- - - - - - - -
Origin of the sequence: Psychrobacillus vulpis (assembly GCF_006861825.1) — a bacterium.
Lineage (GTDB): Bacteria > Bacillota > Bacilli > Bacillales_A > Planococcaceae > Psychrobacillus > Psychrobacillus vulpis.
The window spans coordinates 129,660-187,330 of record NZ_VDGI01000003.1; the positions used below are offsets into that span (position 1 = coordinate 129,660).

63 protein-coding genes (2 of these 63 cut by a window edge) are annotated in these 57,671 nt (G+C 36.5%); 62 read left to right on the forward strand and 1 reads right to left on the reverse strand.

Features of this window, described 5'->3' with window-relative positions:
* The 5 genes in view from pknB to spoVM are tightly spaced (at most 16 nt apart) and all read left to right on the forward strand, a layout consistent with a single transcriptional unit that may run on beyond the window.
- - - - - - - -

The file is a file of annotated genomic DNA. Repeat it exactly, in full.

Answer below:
Origin of the sequence: Psychrobacillus vulpis (assembly GCF_006861825.1) — a bacterium.
Lineage (GTDB): Bacteria > Bacillota > Bacilli > Bacillales_A > Planococcaceae > Psychrobacillus > Psychrobacillus vulpis.
The window spans coordinates 129,660-187,330 of record NZ_VDGI01000003.1; the positions used below are offsets into that span (position 1 = coordinate 129,660).

63 protein-coding genes (2 of these 63 cut by a window edge) are annotated in these 57,671 nt (G+C 36.5%); 62 read left to right on the forward strand and 1 reads right to left on the reverse strand.

Features of this window, described 5'->3' with window-relative positions:
* The 5 genes in view from pknB to spoVM are tightly spaced (at most 16 nt apart) and all read left to right on the forward strand, a layout consistent with a single transcriptional unit that may run on beyond the window.